Now that Matthew McConaughey has won his loudly preordained Academy Award for Best Actor for his role in Dallas Buyers Club, it’s time we asked how he did it. The answer is simple.  He pulled off a canny trifecta: First, he made himself an LGBT wet dream by playing a heterosexual who gets AIDS; second, he lost 40 or 50 pounds (depending on whom you believe) to make his portrayal convincing, a feat that neatly aligns him with the wildly popular reality show The Biggest Loser; and, third, in the course of the story, his character evolved from a homophobic lunkhead to a dear friend of a homosexual cross-dresser.  In our popular culture, all of these wagers guarantee pay dirt.  OK by me, except I don’t think an Oscar’s quite right.  If only the Academy of Motion Picture Arts and Sciences had arranged to have Matthew mince on stage to collect a golden Detecto for his work in its new Weight Change category . . . 

In the service of his art, McConaughey went on camera nearly 50 pounds lighter than his normal weight to play Ron Woodroof, the Texas electrician who had been given 30 days to live after being diagnosed with HIV in 1985.  Evermore restrained than their colonial mates in America, members of the British press put the pounds at a more modest 39.  I don’t know who’s right, but I will say this: In the film, McConaughey gives an excellent simulation of a dead man walking.  Gaunt, sallow, hollow-eyed, he seems to be in a Weight Watchers’ program from which there’s no return.

Woodroof’s only hope, he’s told, is AZT, but he must enter an experimental trial in which he may be given a placebo instead.  He’s not taking chances; he manages to steal AZT.  But then he learns that the drug will likely kill him quicker than whatever AIDS-related disease might take over his body after his immune system has been rendered catatonic by drugs, both legal and illegal.  So it’s off to Mexico to get some better drugs, vitamins, and proteins—all banned in the states.  He starts bringing trunkfuls of these nostrums back to Texas, easily outwitting the border guards by dressing as a priest.  This detail is handy for the film’s director, Jean-Marc Vallée, and screenwriters Craig Borten and Melisa Wallack since it implies that when Woodroof created his buyers’ club to sell these drugs among those afflicted with AIDS, he was actually administering sacraments of hope to the medically betrayed “gay community.”  This is not to say he was being altruistic.  He was keeping himself afloat financially after his homophobic construction buddies refused to employ him any longer.  In fact, they’re so spooked that they won’t even shake his hand.  For such squeamishness they’re made to look hatefully stupid.  I found this odd.  At the time, little was known about how HIV was transmitted.  Further, it was assumed that HIV led inexorably to AIDS.  That’s why a number of professional basketball players refused to play on the 1992 All-Star team after Magic Johnson made it known he had been diagnosed as HIV-positive.  It was assumed he’d soon dunk his final bucket, and some players understandably didn’t want to take the leap with him.  Of course, Johnson is still with us, giving evidence of how poorly understood HIV and its supposed connection to AIDS was and is.  If I had been a construction worker in 1985, I’m certain I would have avoided HIV-positive fellows on a job site.  After all, injuries are not at all uncommon in such work, and the one thing that was certain was that HIV could be transmitted by blood-to-blood contact.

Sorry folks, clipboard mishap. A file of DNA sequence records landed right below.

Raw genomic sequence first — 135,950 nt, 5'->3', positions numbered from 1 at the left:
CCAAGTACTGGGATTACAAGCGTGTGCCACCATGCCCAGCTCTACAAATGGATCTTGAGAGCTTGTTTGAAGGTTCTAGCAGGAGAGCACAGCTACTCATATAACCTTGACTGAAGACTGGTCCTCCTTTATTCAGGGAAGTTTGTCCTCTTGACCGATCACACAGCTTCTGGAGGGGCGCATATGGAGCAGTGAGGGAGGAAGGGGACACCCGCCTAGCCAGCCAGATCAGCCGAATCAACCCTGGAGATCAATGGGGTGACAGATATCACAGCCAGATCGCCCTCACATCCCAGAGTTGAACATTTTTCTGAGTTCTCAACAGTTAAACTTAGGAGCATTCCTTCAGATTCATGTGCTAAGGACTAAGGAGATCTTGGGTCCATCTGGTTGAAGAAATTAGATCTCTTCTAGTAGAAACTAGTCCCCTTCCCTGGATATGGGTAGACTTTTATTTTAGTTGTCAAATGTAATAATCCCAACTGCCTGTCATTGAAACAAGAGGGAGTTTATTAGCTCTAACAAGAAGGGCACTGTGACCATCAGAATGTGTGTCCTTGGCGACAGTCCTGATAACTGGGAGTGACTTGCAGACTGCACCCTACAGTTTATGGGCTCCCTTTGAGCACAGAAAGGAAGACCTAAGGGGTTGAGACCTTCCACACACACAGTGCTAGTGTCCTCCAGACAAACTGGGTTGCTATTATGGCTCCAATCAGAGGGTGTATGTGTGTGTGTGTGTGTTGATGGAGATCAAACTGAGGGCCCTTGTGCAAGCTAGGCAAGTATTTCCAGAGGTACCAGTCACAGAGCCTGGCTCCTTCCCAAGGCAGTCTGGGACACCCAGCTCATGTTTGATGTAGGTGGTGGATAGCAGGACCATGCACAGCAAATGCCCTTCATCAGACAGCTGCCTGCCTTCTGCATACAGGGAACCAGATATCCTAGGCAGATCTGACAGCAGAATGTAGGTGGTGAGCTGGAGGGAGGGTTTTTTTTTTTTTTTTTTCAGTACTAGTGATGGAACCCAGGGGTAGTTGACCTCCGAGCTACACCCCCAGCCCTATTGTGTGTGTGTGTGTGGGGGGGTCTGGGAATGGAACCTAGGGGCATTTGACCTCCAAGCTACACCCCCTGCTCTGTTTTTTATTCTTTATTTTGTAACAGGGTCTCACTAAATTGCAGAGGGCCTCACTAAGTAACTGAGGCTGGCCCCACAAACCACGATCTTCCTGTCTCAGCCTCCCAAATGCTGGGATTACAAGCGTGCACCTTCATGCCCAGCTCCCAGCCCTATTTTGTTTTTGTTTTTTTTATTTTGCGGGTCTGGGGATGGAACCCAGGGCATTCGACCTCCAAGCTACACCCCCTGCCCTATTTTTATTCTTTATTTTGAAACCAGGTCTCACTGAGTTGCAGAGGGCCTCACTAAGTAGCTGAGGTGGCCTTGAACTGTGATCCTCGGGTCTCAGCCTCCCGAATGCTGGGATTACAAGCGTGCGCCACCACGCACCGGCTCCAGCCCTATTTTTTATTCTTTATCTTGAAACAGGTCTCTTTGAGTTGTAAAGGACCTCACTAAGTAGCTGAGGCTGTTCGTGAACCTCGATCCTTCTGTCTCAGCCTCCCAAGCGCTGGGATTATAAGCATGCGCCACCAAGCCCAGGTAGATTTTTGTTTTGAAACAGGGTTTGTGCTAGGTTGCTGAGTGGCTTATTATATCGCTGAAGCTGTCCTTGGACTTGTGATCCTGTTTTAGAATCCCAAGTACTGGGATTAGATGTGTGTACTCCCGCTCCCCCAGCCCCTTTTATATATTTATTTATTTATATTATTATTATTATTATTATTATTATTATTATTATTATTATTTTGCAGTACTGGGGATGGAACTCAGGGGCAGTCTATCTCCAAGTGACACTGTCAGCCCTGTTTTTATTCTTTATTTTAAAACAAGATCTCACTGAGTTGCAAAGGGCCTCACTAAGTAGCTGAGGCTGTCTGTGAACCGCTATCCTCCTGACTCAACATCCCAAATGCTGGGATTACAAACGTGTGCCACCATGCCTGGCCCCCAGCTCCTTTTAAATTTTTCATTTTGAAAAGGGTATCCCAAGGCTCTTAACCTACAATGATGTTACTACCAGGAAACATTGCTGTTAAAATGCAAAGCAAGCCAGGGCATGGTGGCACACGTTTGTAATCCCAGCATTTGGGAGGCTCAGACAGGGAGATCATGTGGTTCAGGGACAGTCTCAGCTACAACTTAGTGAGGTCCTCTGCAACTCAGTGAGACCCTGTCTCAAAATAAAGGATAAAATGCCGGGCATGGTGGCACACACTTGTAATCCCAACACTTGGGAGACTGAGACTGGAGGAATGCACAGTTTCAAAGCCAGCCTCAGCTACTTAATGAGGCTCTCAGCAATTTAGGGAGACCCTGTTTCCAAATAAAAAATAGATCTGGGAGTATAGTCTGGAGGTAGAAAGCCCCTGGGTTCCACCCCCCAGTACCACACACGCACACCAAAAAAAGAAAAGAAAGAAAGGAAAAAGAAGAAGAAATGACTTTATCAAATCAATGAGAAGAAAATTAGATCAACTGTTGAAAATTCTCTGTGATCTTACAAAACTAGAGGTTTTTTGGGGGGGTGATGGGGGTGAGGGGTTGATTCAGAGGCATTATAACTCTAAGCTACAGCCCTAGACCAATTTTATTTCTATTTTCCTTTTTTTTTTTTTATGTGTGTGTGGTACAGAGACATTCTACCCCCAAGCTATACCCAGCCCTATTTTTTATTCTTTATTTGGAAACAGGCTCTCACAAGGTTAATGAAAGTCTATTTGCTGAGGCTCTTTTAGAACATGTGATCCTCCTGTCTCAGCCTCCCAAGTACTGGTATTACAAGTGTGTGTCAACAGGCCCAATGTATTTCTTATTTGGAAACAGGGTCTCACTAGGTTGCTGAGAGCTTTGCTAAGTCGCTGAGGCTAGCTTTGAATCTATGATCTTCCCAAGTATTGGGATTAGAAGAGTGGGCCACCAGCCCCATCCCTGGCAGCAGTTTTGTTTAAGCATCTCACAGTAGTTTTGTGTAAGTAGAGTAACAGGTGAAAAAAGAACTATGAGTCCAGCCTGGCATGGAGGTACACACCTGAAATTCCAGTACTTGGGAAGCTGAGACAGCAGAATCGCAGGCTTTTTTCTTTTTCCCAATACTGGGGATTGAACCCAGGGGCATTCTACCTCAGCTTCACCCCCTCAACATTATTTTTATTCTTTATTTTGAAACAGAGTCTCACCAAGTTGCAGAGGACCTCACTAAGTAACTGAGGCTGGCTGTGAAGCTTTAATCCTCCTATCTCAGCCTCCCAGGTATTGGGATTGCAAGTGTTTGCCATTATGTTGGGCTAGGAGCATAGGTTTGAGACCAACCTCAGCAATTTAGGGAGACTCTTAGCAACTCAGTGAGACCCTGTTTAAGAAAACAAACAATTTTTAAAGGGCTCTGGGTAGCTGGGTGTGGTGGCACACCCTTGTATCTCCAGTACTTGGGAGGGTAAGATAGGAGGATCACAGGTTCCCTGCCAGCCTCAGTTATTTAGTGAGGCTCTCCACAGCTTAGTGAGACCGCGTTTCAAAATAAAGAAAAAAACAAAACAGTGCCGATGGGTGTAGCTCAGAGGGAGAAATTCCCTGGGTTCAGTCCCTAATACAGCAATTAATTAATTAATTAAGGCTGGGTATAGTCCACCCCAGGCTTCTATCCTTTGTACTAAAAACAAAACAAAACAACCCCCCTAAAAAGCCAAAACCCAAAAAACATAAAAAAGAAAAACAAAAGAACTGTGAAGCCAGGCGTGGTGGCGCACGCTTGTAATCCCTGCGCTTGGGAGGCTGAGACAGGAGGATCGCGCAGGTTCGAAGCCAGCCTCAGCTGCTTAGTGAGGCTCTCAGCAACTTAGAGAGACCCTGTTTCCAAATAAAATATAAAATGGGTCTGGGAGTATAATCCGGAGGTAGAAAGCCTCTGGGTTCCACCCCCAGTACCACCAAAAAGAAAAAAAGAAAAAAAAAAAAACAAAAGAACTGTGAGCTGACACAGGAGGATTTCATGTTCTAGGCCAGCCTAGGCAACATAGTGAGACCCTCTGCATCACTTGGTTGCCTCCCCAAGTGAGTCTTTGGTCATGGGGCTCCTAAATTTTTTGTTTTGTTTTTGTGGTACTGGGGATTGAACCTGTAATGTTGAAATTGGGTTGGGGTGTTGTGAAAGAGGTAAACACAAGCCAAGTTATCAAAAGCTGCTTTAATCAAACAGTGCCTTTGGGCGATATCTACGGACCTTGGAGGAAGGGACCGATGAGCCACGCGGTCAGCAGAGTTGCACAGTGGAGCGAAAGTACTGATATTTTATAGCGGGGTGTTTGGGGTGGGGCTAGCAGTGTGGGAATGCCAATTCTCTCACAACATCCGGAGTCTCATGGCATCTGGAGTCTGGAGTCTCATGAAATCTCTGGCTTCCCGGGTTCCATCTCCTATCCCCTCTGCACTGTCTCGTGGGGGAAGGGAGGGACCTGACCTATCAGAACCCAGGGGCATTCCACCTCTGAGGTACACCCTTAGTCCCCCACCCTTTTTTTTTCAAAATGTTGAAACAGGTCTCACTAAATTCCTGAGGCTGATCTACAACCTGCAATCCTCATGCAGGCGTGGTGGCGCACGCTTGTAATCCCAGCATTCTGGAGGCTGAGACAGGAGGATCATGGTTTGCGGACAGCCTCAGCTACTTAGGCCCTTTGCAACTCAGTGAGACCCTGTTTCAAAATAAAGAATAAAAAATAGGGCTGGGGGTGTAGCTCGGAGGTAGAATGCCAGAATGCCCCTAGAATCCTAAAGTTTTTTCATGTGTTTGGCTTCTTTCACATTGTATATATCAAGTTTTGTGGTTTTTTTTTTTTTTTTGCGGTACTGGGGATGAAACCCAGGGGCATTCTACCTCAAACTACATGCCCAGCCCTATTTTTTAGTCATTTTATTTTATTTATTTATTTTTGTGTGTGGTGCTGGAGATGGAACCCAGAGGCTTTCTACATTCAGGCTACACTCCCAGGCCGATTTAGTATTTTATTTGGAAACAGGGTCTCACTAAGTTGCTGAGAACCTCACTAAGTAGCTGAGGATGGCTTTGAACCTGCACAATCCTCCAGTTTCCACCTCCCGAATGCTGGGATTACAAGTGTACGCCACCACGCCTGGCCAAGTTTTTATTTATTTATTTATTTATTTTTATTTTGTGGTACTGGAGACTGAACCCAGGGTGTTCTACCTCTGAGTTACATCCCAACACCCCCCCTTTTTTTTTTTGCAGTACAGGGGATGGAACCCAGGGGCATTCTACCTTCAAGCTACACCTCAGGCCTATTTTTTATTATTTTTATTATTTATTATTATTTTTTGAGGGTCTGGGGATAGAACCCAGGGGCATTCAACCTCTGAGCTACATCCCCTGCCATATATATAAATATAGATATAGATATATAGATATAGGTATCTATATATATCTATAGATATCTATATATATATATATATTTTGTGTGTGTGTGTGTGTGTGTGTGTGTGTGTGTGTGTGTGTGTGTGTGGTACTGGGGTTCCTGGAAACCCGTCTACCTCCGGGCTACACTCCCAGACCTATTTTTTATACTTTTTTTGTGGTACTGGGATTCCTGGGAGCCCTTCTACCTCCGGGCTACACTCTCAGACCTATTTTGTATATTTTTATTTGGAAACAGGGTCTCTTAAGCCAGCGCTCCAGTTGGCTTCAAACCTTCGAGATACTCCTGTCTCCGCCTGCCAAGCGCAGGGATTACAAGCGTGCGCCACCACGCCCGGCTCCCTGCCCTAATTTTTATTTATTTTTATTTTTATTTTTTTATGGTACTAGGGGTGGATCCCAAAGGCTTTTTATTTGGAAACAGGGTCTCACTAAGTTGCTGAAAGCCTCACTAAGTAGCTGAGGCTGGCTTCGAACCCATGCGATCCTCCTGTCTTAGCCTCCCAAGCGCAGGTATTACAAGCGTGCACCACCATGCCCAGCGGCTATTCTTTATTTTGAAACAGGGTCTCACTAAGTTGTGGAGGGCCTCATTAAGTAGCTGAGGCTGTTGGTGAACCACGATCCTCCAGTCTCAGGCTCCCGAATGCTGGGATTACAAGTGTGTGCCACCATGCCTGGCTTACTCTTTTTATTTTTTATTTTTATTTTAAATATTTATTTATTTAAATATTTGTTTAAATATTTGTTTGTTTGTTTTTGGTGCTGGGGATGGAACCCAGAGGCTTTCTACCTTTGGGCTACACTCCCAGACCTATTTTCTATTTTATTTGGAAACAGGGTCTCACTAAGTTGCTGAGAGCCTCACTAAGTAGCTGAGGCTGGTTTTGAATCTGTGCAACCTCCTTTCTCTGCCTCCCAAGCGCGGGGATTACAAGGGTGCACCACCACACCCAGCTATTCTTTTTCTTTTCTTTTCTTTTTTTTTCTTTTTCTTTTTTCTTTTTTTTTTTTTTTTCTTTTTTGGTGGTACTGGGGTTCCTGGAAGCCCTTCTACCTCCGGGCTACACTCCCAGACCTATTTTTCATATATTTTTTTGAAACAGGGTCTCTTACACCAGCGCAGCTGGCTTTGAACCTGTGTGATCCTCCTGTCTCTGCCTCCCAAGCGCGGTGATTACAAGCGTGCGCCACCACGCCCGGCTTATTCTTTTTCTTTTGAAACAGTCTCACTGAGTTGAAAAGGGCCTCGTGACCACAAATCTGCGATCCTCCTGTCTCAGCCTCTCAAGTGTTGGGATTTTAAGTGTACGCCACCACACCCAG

Later, when Woodroof recruits a cross-dressing AIDS patient named Rayon (Jared Leto, also heroically emaciated) as a sales representative for his drug club, we get a scene in a supermarket in which Ron and Rayon meet one of the former buddies.  The fellow refuses to shake hands until Ron physically forces him to do so.  This is an acting feat since McConaughey doesn’t look like he could stand up to a beefy sixth grader, let alone a muscular carpenter.  The scene is just another cheap sneer at supposed heterosexual bigotry and ignorance.

The film follows a well-worn path: a bigot meets the objects of his intolerance and finds that they’re really swell people after all.  The message is delivered smugly and anachronistically.  And there are other problems.  Rayon didn’t exist.  When questioned, screenwriter Borten acknowledged that Rayon is a composite character based on transsexuals he interviewed.  As for Woodroof himself, those who knew him, including his wife and doctor, always thought he was more bi- than heterosexual.  Nor was he a rodeo bull rider as portrayed in the film.  He did, however, live seven years beyond his originally predicted demise, during which he seems to have engaged in sex as indiscriminately as ever.  The film indicates some of this but is silent on its moral significance.  It seems we’re intended to believe that, despite his redemptive defection from homophobia, Woodroof was a good ol’ boy to the end.  I guess that’s why we’re treated to him riding a ferocious bull in one of the final scenes.  Symbolism, no doubt.  What, I wonder, do his sexual partners think of all this?